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Britain's Prince William (unseen) and his wife Catherine, Duchess of Cambridge arrive at Ottawa's Macdonald-Catier International Airport in Canada June 30, 2011. The Royal couple arrived in Canada on Thursday for their first official visit overseas as a married couple. REUTERS/Phil Noble

 

Will and Kate, or the Duke and Duchess of Cambridge, arrived in Canada today for the first leg of their North American tour.

A Canadian military plane carrying the newlywed couple landed at Ottawa's Macdonald-Cartier International Airport just after 2 p.m. and the smiling couple stepped off the plane into the bright sunshine of the Canadian summer.  On the tarmac, they shook hands with Canadian officials before leaving immediately for the National War Memorial.

Kate was photographed wildly in a royal blue dress at London's Heathrow airport, but changed into a three-quarter-sleeved lacy, form-fitting dress for her royal welcome in Canada.

The couple will be in Canada for nine days.  Here's a look at their itinerary:

  • June 30-July 2: National Capital Region (Ottawa, Ontario and Gatineau, Quebec)
  • July 2: Montreal
  • July 3: Quebec City
  • July 3-4: Charlottetown, Prince Edward Island
  • July 4: Summerside, Prince Edward Island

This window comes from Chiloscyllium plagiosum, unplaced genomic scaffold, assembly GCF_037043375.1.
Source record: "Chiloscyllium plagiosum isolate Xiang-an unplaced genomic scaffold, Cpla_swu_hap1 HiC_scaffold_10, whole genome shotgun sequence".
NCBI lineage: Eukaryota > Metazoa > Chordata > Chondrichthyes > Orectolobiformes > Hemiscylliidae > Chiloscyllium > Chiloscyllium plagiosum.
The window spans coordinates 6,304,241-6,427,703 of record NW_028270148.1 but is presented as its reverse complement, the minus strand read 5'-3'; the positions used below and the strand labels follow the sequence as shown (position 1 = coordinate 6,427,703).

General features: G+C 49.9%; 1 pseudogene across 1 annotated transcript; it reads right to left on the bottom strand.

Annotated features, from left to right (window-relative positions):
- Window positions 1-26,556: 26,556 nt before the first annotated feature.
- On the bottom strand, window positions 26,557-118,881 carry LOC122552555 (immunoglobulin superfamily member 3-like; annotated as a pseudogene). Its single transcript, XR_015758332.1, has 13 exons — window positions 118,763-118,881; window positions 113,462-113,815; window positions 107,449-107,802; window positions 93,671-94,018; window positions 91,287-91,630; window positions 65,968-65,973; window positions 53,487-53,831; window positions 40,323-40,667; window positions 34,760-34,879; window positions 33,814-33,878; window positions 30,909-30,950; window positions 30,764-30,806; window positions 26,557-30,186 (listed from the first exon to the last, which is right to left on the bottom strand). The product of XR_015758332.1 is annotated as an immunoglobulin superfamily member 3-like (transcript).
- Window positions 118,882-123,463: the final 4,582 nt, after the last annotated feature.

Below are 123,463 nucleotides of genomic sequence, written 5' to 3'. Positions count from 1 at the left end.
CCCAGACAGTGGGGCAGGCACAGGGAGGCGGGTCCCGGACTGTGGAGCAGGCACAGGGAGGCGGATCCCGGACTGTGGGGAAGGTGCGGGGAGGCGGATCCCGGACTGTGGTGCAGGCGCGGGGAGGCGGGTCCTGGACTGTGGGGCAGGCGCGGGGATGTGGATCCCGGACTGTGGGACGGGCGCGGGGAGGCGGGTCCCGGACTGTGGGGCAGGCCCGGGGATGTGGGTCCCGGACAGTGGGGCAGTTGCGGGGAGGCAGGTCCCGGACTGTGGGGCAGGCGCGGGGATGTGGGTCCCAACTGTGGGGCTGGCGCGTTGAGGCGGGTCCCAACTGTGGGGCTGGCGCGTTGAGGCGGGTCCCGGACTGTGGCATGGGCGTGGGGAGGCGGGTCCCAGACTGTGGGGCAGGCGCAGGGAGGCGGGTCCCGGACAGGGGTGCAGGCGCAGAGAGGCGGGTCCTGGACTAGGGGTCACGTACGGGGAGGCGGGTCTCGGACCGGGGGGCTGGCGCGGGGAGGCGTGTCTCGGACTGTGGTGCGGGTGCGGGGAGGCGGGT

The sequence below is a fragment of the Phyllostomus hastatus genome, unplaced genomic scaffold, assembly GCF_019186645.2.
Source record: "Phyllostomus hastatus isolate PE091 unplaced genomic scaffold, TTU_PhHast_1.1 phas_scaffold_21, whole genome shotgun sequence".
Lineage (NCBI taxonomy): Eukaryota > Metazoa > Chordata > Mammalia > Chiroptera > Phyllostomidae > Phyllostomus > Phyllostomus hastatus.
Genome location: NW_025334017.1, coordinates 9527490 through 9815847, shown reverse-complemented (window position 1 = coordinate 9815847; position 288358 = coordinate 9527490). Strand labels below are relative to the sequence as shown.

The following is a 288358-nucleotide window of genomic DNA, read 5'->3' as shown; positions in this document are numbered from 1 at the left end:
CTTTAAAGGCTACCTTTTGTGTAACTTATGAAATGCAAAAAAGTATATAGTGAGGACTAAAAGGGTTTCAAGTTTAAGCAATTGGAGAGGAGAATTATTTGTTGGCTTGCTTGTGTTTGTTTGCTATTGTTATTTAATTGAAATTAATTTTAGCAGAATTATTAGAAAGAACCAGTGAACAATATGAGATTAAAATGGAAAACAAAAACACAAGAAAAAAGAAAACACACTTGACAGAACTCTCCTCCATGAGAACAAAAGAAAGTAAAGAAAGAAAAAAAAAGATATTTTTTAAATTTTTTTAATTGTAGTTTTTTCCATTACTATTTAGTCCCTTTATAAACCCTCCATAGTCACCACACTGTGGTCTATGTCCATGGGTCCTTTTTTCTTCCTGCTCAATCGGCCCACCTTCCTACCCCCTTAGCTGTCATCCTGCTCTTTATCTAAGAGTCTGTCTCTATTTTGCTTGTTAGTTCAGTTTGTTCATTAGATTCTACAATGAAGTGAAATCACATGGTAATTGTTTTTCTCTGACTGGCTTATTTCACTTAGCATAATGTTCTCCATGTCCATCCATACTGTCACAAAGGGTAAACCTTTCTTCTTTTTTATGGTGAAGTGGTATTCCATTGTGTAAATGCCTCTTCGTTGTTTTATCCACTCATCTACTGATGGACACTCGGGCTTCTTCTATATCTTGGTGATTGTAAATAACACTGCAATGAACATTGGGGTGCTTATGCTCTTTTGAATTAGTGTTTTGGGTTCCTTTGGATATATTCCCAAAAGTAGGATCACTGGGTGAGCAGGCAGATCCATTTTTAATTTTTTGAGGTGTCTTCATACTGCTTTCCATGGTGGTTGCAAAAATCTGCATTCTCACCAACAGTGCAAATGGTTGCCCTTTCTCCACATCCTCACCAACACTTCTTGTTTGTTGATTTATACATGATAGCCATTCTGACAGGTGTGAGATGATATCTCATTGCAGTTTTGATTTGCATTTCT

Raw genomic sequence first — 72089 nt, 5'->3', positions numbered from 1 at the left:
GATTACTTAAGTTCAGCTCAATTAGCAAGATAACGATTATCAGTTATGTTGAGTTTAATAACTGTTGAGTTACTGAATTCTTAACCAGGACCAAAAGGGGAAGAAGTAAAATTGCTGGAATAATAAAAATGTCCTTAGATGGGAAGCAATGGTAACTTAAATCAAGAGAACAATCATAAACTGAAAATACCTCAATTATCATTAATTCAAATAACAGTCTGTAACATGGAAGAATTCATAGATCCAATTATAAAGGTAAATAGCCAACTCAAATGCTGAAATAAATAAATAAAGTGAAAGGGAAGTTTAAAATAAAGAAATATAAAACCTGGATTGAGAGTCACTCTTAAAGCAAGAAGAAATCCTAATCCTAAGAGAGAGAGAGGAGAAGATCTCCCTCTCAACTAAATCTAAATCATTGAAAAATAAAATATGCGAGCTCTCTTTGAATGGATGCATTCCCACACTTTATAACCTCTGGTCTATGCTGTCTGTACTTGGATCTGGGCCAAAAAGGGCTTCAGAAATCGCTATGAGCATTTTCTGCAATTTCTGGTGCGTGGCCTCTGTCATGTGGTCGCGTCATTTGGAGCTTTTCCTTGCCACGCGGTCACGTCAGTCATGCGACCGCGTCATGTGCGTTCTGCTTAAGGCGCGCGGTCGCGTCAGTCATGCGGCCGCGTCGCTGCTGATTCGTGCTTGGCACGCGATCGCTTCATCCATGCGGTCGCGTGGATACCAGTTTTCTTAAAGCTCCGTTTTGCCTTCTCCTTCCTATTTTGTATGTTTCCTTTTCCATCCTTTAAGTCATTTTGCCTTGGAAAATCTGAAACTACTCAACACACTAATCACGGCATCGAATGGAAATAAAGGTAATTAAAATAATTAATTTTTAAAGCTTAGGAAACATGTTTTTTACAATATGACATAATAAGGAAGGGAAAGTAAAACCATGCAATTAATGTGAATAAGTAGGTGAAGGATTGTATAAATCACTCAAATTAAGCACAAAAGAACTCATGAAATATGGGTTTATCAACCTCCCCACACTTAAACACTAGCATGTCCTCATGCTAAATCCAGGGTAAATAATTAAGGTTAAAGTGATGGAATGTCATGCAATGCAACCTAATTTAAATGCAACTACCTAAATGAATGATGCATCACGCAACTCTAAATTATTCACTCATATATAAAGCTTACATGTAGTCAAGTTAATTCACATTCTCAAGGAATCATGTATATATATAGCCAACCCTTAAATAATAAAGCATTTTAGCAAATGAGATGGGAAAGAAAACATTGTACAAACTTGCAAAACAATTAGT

• July 4-6: Yellowknife, Northwest Territories
  • July 6-8: Calgary, Alberta

On the 8th, they fly to Los Angeles for three days, their only stop in the United States.

The popularity of this couple is global, says Sean Simpson, author of a new Ipsos Public Affairs poll on Canadian attitudes toward the royals. They are clearly in love and people can see that and that is telling them there is a secure future for the monarchy down the road.

The poll results do not show overwhelming support. Forty-eight percent of Canadians still think the monarchy should be abolished. But that is 10 percent fewer than a year ago, when William's grandmother, Queen Elizabeth II, visited Canada. Mr. Simpson says it is a significant change in a country where the royal family's popularity has been steadily waning.

Canadians have been pretty fickle on the monarchy, he says. Basically, we've got other things to think about.

The young prince and his wife do, however, have star power to burn and Canadian officials expect that this will be one of the most-watched royal tours in Canadian history.

If their first day is any indication, the royal couple will have a huge following all across the continent.  Thousands of people gathered in front of the National War Memorial and at Rideau Hall, their second stop in the Ottawa area.

People from around Ottawa as well as outside the country had gathered at both locations, carrying signs, photographs of the couple and royal paraphernalia.

Canada's prime minister has even unveiled a personal flag for use during William's visit. It is the first flag to be created by Canada for a member of the royal family since 1962, when the queen adopted a personal flag for her own use in Canada.

Prime Minister Stephen Harper said the flag was approved by the queen and William.

Here's a look at the couple as they arrived in Ottawa:

REUTERS/Phil

REUTERS/Phil Noble
REUTERS/Phil

REUTERS/Phil Noble
REUTERS/Phil

REUTERS/Phil Noble